My interview with Tushar Pandey
The Hindi adaptation of Evgeny Shvarts’ Russian play, The Dragon will be staged in the city on April 5. Directed by Tushar Pandey, the play holds a magnifying glass to the socio-political changes taking place in the society, says Ambika Shaligram.
Banned by the Post-War Stalin government for its anti-authoritarian theme, Russian playwright Evgeny Shvarts’ biting satire is spun out of myth and lore. The central character is a big, bad dragon who has ruled a town for 400 years and now he has set his eyes on the town’s loveliest maidens, when enters the ‘knight in shining armour’. The ‘knight’ is a well-travelled young man who is on a mission to save the town and rescue the damsel from her tragic plight. But there’s just one problem. The townsfolk don’t want to be saved!
Translated from English into Hindi by Harsh Khurana, the adaptation will be staged by the students of The Drama School, Mumbai, in association with Mumbai Marathi Sangha. Directed by Tushar Pandey, a graduate of National School of Drama and London International School for Performing Arts, The Dragon touches upon various inter-related concepts like leadership, power and the mechanics of their working. The concepts are universal and timeless in their pertinence.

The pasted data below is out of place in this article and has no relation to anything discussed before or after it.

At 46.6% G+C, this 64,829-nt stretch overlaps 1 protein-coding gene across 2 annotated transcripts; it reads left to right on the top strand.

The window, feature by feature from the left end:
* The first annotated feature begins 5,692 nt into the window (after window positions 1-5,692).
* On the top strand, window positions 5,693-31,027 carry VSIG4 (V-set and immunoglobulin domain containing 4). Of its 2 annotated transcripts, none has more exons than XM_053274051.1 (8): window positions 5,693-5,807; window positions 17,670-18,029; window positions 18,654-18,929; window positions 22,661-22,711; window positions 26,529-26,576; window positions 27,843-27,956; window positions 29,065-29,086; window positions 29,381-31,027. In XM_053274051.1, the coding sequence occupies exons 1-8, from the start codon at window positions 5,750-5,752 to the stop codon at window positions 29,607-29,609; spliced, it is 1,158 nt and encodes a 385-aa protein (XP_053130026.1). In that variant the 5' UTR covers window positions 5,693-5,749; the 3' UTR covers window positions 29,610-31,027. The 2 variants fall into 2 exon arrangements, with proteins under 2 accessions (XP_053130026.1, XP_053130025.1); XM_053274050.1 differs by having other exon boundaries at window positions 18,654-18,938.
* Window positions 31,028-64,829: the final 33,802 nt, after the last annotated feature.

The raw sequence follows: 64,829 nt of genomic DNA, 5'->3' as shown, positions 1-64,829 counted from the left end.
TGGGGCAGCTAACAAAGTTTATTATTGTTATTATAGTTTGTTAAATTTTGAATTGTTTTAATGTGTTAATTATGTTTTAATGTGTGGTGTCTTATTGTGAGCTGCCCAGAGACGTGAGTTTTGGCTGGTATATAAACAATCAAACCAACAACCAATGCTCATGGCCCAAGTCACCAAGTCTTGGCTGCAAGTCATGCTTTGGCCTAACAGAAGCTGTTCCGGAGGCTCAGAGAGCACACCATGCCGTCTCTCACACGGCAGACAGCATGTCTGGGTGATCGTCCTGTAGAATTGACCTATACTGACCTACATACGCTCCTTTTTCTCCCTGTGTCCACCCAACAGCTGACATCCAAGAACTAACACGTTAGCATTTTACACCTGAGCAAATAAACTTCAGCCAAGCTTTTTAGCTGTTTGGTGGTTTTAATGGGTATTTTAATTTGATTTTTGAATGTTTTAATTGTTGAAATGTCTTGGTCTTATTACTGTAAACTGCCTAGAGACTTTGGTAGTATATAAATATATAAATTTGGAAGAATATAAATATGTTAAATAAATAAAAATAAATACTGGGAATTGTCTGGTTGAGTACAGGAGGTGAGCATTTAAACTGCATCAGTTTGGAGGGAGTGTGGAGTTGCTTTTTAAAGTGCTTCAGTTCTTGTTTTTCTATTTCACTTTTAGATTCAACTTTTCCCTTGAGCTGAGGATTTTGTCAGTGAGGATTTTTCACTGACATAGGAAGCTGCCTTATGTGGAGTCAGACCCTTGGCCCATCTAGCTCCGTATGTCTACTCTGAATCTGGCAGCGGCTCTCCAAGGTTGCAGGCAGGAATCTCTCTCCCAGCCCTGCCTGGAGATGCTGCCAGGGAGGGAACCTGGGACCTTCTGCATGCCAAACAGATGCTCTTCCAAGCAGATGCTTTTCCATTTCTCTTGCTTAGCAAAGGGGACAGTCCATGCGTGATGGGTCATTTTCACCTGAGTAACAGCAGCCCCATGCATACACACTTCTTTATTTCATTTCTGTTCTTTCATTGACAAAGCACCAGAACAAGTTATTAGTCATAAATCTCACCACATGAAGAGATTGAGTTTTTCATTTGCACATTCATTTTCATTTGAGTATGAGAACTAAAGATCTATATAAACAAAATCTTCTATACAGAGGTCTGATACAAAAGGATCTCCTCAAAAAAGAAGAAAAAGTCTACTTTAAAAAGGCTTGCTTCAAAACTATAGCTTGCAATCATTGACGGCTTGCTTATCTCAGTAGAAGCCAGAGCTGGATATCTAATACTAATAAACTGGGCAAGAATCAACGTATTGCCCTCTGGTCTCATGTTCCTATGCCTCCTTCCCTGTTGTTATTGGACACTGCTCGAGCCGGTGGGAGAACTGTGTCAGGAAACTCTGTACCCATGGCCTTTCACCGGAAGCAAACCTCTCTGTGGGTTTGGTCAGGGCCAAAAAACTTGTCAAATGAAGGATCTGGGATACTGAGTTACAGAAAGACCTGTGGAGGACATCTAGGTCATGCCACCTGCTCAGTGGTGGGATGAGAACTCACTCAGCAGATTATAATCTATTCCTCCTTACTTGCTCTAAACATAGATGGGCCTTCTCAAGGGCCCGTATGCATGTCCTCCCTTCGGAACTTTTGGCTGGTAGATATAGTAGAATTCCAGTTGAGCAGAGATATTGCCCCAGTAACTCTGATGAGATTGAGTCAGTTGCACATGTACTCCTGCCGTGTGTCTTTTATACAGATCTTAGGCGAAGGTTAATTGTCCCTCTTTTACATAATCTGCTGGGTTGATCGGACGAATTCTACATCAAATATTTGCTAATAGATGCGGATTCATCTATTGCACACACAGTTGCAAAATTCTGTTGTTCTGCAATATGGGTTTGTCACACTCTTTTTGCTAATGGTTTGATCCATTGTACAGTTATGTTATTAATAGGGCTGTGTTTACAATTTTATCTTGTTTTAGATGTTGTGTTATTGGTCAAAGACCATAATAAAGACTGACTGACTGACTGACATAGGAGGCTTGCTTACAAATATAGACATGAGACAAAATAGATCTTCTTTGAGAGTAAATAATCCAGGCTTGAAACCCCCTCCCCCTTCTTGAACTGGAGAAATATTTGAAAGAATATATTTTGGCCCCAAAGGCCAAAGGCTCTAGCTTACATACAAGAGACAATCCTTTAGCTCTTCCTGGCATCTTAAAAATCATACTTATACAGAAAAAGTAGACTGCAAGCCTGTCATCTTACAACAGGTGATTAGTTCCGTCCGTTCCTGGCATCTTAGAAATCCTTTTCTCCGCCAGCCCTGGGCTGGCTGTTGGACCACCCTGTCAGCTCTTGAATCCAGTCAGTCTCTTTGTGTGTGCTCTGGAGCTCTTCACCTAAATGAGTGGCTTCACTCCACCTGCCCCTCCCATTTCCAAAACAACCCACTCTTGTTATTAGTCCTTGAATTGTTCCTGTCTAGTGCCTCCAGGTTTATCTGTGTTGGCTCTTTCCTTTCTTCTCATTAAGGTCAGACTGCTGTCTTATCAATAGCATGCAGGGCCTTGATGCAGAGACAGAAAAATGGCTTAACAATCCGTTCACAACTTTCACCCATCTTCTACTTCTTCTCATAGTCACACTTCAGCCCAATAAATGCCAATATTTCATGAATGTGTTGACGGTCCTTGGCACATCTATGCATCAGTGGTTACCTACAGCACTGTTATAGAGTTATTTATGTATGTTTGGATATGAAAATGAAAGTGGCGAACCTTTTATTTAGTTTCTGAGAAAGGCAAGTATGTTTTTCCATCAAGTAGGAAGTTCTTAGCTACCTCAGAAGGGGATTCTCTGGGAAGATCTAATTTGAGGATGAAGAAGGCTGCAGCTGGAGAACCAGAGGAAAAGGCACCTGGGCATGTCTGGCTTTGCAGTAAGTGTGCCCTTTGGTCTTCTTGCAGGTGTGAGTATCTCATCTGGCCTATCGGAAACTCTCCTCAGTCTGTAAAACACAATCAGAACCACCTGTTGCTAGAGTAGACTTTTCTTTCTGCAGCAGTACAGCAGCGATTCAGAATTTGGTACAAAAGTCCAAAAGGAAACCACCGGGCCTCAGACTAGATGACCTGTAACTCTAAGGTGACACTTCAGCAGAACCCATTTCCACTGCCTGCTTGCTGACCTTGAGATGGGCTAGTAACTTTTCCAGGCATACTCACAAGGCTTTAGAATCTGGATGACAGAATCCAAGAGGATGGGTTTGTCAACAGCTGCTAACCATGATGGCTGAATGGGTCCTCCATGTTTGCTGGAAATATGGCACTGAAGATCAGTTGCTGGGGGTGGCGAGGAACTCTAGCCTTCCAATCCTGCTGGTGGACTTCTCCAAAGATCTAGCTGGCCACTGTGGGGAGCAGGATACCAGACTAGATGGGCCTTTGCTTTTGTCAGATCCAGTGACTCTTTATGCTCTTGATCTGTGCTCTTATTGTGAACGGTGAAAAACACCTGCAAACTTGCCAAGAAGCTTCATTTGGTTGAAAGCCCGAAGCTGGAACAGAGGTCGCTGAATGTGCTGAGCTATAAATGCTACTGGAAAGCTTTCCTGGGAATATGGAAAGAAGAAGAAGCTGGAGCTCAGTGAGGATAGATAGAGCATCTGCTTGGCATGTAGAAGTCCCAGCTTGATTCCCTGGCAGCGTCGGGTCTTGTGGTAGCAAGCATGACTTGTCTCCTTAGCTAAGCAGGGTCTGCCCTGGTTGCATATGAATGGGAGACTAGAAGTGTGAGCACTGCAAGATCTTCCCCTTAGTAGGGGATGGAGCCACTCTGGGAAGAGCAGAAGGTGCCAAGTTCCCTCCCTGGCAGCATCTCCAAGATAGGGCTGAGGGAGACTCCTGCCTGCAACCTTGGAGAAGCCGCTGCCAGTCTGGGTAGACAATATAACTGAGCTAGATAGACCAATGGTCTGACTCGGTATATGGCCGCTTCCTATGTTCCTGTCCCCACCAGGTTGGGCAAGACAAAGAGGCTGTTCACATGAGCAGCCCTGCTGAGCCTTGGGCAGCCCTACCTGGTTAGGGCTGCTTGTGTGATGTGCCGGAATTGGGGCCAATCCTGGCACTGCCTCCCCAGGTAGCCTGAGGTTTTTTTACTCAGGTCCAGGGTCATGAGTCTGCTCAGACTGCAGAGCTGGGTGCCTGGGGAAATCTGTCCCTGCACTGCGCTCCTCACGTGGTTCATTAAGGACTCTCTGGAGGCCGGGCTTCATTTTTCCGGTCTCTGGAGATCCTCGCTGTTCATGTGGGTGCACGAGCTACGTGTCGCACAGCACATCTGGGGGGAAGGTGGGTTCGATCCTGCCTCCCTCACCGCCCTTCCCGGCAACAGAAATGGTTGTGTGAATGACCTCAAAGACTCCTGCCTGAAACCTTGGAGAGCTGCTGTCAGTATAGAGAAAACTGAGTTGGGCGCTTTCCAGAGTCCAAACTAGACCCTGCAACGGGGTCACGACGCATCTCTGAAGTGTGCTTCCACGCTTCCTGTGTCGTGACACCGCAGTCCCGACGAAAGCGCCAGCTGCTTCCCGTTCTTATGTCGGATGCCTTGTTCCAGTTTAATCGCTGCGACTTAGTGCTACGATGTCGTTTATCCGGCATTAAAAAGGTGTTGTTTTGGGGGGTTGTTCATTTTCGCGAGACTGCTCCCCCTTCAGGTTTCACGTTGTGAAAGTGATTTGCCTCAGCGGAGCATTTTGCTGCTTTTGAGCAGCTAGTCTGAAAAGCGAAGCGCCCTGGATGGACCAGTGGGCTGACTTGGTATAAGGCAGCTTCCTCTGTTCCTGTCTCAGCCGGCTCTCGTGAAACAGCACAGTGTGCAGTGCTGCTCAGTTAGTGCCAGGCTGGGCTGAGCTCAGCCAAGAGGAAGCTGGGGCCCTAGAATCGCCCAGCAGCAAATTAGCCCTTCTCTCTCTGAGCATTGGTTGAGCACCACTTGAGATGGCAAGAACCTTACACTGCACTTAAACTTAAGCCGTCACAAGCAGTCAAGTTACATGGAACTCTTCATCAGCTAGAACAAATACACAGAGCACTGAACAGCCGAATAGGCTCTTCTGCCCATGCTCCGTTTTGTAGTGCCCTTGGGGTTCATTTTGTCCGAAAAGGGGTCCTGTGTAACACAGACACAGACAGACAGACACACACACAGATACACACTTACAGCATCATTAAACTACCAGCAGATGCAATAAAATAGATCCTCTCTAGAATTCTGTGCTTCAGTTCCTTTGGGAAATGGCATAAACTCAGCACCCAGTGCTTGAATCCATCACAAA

Fantasy vs reality
Shvarts turned to fairy tales as a narrative tool for his play. Pandey didn’t make any departure from this aspect. But, he did change the treatment and style of the play.
Says he, “Yes I did change the treatment / style of the play; but it was not done to suit Indian audience more. Rather, I find this style more engaging and expressive. The focus of the whole play, according to me, is the townspeople and chorus (which are not present in the original text), and what they bring to the story in terms of the concept. This is what I’ve tried to build on.”
The fairy tales are set in the world of fantasy, fiction, imagination — a perfect medium to highlight the brutalities of power play. When asked if that makes fairy tales a convenient tool to dish out unpalatable truths, Pandey says, “Definitely, fairy tales do create a very conducive world in which one can say anything, and yet stay distant from the action. Shvarts used them to express the dynamics of leadership. I did find the fantasy in Shvarts writing most engaging. But my world in the play wrestles between fantasy and today’s time.”
He explains that some issues are best dealt in the style which places the audience not in the centre, but away, so that they can look at an issue objectively. By making use of myths and folktales, the writer or the director achieves just that.
“In the case of The Dragon, Shvarts had no choice but to write in fairy tale format, for the time that he lived in, didn’t allow him to write in any other style,” says Pandey adding that the main change he has brought into the production is the note on which the play ends.
“Shvarts’ writing in a specific time and period, brings closure. I’ve interpreted the script to leave on a more uncertain note. This is mainly done in the third act, which is not just different performatively, but also conceptually. The current script is also technically twice removed from the original — it’s a Hindi translation of an English translation of a Russian script. And I think that’s also quite interesting as a process as far as adapting through translation goes,” he concludes.